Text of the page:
Siemens and Alstom offer new concessions to save planned rail merger
The companies offered to sell signalling assets and longer licensing agreements
In an unusual 11th-hour move, German technology giant Siemens and France's Alstom have offered a fresh package of concessions designed to allay European Union antitrust concerns that their planned rail merger would hurt competition in the region.
The companies have offered to sell signalling assets as well as longer licensing agreements, and have already identified potential acquirers, Bloomberg news cited people familiar with the matter. Without the remedies, the deal was poised to be blocked by Europe’s antitrust regulator, it reported last week. The new ones may not be enough to save the troubled tie-up.
Spokesmen for Siemens, Alstom and the European Commission declined to comment.
Alstom shares jumped 6.1 per cent in Paris to €36.37 (Dh152.31), still significantly lower than the €42.70 considered fair value by Morgan Stanley “if the deal goes ahead.” Siemens rose 1.3 per cent in Frankfurt.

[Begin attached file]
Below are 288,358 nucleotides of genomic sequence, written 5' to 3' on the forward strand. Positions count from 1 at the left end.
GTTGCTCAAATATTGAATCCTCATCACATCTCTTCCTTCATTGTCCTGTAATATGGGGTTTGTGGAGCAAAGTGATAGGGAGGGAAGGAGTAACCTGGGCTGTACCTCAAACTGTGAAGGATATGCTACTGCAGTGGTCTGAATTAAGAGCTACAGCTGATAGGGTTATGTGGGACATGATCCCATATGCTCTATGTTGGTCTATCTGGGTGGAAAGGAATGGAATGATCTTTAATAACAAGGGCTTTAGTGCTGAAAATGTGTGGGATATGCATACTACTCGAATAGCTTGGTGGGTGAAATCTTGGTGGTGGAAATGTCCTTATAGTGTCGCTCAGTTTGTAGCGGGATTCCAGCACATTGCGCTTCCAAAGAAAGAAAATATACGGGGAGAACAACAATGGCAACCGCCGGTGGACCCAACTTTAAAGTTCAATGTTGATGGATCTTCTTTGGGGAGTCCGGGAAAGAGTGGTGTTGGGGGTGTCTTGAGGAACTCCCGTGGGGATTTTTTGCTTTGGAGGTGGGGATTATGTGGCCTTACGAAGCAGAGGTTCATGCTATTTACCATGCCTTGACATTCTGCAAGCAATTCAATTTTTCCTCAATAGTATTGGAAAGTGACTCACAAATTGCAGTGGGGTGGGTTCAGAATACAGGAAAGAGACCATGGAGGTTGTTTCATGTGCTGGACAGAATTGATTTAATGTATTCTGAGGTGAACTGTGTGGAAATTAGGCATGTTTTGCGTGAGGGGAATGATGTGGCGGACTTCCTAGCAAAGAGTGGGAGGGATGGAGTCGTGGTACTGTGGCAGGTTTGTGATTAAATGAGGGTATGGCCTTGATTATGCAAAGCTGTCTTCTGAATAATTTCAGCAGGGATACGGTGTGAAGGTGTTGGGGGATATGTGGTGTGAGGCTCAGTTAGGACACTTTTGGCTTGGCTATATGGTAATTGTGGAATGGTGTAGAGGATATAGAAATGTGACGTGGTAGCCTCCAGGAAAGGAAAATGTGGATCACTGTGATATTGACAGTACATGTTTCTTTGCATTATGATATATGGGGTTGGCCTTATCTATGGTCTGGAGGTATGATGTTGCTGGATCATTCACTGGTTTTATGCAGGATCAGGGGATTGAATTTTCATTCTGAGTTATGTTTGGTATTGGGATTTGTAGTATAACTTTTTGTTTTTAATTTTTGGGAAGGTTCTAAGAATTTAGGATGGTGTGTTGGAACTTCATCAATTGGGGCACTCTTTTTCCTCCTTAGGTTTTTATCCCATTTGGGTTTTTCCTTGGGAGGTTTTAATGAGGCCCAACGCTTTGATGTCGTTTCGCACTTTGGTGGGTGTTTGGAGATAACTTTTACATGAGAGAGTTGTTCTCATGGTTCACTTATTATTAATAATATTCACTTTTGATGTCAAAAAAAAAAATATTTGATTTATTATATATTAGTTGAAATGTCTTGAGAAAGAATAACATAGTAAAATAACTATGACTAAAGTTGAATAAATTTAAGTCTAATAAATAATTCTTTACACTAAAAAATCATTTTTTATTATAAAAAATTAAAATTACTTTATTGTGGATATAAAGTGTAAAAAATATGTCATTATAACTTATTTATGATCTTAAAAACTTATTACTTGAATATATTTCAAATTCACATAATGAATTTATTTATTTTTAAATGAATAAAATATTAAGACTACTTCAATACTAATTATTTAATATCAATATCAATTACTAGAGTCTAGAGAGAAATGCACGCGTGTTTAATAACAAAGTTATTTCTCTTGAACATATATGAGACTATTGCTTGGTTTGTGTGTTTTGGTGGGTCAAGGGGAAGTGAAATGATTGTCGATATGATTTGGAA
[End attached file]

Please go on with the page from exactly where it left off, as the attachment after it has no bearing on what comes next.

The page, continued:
The EU’s top competition official, Margrethe Vestager, has come under intense political pressure from France and Germany to allow the deal to go through, with the governments arguing in favor of the emergence of a European champion to take on competition from China. Executives and politicians mounted a fierce campaign this week to sway Ms Vestager, who said she was still open to a new proposal, but that it would have to be "very blunt" - or sizeable.
The companies first offered up a concession package in December, and attempted to add sweeteners in subsequent conversations with the commission, sources said, but were unable to sway the regulator then.
At issue for the regulator are high-speed trains, which both companies make, as well as the duration for licensing agreements. The commission had asked Siemens to give up licensing for a decade, though the companies were only willing to give five years.
Behind the scenes, Siemens was said to have also been looking at options for its business should the merger fail. Siemens chief executive Joe Kaeser said this week in an interview he was still assuming it would be approved, but a listing of the unit’s shares would be among the possibilities should it fail.
The commission is set to make a decision February 6 or February 12 on the tie-up.
A collapse of the deal would be a setback for two historic European industrial manufacturers and former fierce rivals. Their plan, unveiled in September 2017, was to build a transportation giant out of Siemens’s mobility unit and Alstom, with the idea that the resulting entity, with combined sales of about €15 billion , would be able to counter global competition, especially from China.
Updated: January 26, 2019 04:22 PM